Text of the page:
The world cannot know that we love each other unless we show the world that love. As we have previously discussed, love has to become an action and an act of the will much more than just a feeling. People cannot see our feelings; they can only see the evidence of our feelings, whether bad or good.

What do people see when they come to our church? Do they see a group of people who rejoice in the opportunity to be with one another worshiping God? Or do they see a bunch of sullen people glued to pews? Are they themselves welcomed as fellow brothers and sisters in Christ (unless we find out otherwise, and that’s another love topic), or do we ignore them at best or make them feel like intruders at worst?

What do people hear when they hear about our church? Do people report it as a place known for love and getting along? Or are we the church that always has some drama going on? What do we ourselves say about our church and the people in it? Are we kind and supportive of them in public or are we running around stabbing them in the back?

Are we ourselves showing every person we encounter the kind of love we are supposed to show to a brother or sister in Christ? We can’t go wrong treating everyone that way, really. Even if they aren’t, that might be the beginning of them becoming one.

Love is the key. We already know that everything God expects of us as believers flows from love, first from our love for Him, then our love for each other. And love is how we show the world who we are. Just ask Jesus.

Laying Down Your Life

John 15.13

Of course, when He made that statement, Jesus was directly referring to the fact that He was about to literally lay down His life for His friends. Jesus was about to literally lay down His life for the entire world and its sins. Is that necessarily the application for all of us? In certain circumstances, it might be. Any one of us could encounter a situation where literally laying down one’s life might be an appropriate expression of ultimate love. What about the rest of us? What if we are never asked to literally sacrifice our lives for a friend? Are we just off the hook? Hardly! What, then, might it mean to lay down one’s life for a friend?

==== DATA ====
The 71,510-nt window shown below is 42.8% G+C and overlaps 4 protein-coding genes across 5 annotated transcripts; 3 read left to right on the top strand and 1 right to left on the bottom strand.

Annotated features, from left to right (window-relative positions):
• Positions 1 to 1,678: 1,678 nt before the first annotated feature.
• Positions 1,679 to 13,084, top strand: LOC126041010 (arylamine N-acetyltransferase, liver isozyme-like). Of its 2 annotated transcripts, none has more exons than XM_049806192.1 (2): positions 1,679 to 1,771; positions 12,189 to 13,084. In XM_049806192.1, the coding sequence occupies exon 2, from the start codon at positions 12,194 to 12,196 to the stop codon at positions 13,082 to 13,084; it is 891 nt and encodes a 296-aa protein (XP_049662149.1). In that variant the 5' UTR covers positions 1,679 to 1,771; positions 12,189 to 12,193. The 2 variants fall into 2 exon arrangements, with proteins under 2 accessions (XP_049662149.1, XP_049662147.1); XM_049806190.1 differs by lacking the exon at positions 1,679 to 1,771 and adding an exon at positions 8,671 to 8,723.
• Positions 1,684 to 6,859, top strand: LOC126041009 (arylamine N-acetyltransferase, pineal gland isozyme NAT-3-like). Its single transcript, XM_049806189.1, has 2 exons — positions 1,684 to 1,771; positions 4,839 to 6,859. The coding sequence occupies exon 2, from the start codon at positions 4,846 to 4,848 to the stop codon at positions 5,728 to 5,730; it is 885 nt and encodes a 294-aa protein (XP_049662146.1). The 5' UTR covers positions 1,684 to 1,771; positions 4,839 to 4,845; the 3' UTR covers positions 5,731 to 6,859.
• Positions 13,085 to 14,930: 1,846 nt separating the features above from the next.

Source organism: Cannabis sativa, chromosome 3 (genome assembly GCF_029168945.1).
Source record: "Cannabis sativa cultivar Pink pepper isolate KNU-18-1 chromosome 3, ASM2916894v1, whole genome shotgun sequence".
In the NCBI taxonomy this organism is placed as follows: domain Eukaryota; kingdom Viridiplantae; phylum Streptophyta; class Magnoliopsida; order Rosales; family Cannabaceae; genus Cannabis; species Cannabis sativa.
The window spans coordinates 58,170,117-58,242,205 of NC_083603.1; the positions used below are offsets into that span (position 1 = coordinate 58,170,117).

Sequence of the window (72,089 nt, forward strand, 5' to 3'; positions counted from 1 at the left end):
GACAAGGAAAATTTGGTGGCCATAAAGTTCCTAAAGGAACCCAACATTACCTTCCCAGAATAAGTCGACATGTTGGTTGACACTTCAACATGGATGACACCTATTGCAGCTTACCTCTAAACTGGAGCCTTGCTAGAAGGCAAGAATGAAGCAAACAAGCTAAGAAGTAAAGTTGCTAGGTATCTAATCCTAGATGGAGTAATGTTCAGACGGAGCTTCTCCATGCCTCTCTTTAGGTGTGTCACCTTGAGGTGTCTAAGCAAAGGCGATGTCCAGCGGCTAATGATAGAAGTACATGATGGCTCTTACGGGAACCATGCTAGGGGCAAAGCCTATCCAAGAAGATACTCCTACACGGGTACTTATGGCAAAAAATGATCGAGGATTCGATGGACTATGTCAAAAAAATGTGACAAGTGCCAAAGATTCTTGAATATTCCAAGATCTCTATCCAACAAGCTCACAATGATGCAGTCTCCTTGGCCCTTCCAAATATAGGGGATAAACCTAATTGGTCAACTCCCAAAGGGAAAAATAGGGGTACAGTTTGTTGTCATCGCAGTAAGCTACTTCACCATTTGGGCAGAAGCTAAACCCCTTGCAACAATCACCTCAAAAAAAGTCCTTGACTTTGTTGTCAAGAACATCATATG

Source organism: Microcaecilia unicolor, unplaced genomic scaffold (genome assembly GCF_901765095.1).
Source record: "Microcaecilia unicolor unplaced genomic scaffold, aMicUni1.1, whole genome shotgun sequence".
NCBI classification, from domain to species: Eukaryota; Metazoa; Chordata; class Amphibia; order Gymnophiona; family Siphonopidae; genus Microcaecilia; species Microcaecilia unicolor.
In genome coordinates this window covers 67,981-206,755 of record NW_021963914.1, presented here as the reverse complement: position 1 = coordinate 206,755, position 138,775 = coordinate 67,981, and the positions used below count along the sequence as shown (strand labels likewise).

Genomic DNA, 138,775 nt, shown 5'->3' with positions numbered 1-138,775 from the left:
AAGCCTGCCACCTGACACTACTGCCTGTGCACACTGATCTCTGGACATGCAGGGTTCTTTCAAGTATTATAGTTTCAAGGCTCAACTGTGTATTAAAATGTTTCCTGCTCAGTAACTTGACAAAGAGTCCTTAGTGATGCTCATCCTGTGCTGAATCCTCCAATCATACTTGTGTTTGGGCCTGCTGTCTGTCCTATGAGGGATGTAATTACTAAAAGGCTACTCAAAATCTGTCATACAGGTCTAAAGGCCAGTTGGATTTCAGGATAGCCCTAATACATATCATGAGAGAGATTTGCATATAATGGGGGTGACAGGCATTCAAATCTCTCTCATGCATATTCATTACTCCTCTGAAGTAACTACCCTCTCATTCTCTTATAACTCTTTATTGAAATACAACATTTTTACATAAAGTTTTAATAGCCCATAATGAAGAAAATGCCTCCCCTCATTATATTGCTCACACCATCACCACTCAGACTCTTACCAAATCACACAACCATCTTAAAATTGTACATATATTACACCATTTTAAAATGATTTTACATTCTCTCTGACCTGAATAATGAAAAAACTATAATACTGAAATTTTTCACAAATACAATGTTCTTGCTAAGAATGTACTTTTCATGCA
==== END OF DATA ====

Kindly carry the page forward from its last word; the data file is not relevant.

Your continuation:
We live in a culture today where people won’t even lay down their thoughts, ideas and opinions for their fellow man, much less their lives. The United States, particularly, is a “me” culture. “Looking out for number 1,” “If you don’t take care of yourself, nobody will.” These are all reflections of the way we are. Yet, Jesus’ still said to lay down one’s life for friends is the ultimate expression of love.

We can do this by making others needs more important than our own. Jesus did that for us; He gave up his rightful place in Heaven to come here, live as a man, suffer and die just because our need for a savior was so great. Next time you have a situation where two needs are presented and only one can be met, meet your brother or sister’s need and let yours go unmet.

We can do this by forgiving. People wrong us; that is simply a fact. Scripture teaches us over and over that we are to forgive. Jesus asked His father to forgive the very people killing him on the cross in Luke 23:34.  We simply have to learn to forgive the same way; we need to forgive no matter the seriousness of the offense that is committed against us

We can do this by sacrificing for others. Not only might we be required to meet another person’s need and leave ours unmet, but we might actually have to give up something our our own to meet their need. Maybe you have plans but a brother or sister has a need; give up your plans and be there for them.